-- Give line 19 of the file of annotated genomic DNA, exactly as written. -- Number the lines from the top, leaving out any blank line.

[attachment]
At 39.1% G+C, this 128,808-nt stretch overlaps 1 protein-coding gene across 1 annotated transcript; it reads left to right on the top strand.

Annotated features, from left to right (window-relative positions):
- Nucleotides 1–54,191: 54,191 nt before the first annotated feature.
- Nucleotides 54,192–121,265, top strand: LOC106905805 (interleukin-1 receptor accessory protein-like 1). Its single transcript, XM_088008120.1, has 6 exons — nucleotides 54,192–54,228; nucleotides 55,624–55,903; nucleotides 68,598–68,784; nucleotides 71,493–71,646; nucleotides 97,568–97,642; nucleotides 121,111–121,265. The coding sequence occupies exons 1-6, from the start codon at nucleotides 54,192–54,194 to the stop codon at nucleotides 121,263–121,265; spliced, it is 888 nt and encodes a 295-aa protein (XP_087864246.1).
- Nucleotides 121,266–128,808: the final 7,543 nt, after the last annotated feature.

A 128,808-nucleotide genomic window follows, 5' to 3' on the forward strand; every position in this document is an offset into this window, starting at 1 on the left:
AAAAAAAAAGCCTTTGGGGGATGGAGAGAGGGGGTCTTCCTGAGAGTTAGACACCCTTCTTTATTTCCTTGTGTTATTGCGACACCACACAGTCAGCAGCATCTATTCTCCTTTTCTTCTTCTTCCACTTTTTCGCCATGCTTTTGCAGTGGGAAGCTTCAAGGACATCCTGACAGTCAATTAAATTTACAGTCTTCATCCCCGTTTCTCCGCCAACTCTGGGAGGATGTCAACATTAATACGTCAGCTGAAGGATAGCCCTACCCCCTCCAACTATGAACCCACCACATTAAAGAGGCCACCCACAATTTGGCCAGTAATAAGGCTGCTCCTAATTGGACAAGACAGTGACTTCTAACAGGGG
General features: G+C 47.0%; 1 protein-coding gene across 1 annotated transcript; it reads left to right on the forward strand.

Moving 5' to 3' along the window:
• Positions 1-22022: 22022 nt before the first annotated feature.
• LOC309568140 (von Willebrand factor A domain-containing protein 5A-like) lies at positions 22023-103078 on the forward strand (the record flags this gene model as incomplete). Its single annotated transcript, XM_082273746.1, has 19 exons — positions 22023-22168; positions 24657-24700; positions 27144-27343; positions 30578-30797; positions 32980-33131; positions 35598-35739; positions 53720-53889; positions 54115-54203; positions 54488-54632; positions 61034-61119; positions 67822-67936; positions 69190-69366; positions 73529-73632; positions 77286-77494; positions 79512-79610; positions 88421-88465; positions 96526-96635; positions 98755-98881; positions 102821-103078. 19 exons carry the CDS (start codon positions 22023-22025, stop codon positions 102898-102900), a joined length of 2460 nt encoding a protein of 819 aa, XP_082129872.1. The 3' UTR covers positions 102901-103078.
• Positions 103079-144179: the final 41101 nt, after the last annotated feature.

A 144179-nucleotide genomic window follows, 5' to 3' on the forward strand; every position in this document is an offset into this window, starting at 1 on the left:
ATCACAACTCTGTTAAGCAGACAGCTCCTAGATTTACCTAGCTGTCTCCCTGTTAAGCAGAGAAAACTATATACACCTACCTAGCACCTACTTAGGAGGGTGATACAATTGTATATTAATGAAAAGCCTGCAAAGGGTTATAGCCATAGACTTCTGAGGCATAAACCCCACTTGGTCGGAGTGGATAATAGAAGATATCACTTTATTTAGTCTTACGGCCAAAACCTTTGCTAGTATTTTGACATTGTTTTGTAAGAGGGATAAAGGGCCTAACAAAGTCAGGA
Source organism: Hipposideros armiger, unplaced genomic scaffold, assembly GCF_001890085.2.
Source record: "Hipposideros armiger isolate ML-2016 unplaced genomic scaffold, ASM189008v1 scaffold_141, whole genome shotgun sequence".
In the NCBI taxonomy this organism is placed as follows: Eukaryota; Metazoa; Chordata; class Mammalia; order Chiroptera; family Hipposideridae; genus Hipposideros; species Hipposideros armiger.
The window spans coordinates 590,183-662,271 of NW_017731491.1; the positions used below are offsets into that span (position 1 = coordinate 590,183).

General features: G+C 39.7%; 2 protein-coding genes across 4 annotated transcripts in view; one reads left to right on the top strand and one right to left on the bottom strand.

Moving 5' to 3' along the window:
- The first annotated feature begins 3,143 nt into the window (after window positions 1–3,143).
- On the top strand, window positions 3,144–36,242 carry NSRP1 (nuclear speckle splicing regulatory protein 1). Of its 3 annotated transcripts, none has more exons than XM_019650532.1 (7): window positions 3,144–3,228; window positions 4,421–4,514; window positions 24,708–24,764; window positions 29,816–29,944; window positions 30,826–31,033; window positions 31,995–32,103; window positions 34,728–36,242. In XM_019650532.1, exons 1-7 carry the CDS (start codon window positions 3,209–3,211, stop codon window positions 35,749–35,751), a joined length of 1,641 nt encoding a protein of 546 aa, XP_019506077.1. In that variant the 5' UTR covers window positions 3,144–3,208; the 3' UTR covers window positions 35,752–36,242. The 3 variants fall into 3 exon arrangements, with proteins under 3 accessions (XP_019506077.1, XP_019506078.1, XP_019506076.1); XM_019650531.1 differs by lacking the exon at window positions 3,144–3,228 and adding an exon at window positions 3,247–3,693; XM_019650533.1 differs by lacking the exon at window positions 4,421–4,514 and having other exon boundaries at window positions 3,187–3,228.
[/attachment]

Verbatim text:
General features: G+C 39.7%; 2 protein-coding genes across 4 annotated transcripts in view; one reads left to right on the top strand and one right to left on the bottom strand.